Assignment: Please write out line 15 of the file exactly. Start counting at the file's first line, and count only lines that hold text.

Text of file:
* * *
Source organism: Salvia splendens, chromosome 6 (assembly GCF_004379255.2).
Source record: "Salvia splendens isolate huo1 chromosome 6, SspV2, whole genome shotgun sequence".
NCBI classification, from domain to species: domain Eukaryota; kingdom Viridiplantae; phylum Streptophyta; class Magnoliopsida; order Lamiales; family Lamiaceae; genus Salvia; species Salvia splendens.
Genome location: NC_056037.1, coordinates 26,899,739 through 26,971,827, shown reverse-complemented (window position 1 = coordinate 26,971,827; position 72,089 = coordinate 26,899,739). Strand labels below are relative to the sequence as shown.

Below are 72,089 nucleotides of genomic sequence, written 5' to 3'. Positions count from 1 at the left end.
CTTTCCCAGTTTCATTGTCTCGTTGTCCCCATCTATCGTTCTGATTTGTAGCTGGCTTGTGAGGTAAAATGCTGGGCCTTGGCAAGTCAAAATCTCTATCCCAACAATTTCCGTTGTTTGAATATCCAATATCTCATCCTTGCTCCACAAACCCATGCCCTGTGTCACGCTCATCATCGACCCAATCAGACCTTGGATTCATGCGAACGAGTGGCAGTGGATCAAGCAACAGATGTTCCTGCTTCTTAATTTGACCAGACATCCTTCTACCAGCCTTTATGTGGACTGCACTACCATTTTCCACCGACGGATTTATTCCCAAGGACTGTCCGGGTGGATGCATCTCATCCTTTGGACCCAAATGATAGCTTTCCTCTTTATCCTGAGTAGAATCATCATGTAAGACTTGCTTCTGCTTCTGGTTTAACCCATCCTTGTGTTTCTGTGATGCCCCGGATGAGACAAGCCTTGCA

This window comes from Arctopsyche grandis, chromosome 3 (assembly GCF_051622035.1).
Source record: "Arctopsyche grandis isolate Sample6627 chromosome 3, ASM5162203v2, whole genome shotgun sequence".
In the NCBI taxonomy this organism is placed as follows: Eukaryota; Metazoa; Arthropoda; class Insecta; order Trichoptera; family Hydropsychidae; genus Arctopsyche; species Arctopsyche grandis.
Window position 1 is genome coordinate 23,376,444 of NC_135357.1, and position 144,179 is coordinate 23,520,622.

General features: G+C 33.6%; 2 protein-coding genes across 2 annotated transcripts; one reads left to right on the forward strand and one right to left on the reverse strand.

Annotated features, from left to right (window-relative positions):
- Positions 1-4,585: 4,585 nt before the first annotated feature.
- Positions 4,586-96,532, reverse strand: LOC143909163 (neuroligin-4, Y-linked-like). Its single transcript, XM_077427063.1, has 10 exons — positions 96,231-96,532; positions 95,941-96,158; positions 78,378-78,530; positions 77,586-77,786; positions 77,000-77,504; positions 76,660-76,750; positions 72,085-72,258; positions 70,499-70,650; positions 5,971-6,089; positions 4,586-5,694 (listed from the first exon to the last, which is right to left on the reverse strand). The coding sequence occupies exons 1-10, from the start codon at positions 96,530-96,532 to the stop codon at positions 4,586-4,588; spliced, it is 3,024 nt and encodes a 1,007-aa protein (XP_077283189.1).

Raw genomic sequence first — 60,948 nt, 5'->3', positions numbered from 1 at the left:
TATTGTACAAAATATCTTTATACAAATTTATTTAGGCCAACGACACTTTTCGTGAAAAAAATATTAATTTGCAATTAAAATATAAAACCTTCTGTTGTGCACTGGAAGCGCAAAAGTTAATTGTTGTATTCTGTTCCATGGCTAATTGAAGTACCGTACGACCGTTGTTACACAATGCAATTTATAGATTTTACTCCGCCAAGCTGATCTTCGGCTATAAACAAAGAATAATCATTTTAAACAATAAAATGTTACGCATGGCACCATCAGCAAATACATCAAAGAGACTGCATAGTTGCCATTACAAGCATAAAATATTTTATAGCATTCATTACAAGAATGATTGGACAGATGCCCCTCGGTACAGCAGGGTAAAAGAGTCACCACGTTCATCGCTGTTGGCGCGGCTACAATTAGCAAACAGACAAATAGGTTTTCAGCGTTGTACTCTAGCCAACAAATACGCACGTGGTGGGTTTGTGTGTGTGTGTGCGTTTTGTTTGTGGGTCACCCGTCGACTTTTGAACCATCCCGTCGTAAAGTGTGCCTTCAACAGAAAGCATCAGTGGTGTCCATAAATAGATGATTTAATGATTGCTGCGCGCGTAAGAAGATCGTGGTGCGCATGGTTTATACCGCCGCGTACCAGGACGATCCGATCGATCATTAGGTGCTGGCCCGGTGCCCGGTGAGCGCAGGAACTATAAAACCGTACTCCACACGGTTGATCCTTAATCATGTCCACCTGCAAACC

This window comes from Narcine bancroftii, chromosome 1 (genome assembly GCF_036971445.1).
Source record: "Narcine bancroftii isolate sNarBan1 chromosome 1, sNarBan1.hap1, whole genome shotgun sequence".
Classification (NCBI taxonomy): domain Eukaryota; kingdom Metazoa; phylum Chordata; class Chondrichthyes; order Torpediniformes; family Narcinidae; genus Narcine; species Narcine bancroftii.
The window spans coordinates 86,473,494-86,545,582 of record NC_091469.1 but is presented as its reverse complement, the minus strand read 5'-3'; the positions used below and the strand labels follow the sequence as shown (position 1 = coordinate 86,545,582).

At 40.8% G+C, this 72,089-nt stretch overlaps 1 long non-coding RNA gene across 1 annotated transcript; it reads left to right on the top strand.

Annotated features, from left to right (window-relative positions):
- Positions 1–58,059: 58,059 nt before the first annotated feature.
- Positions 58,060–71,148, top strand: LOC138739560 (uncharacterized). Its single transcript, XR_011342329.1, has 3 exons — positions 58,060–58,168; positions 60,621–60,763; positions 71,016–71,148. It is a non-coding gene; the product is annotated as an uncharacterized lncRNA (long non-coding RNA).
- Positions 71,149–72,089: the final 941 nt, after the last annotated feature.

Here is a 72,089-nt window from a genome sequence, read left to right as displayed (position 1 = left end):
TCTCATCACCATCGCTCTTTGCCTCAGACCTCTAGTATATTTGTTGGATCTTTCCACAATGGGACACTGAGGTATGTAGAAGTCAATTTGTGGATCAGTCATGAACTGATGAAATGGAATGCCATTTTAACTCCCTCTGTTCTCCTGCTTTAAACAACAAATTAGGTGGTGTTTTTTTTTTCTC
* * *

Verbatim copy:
Raw genomic sequence first — 60,948 nt, 5'->3', positions numbered from 1 at the left: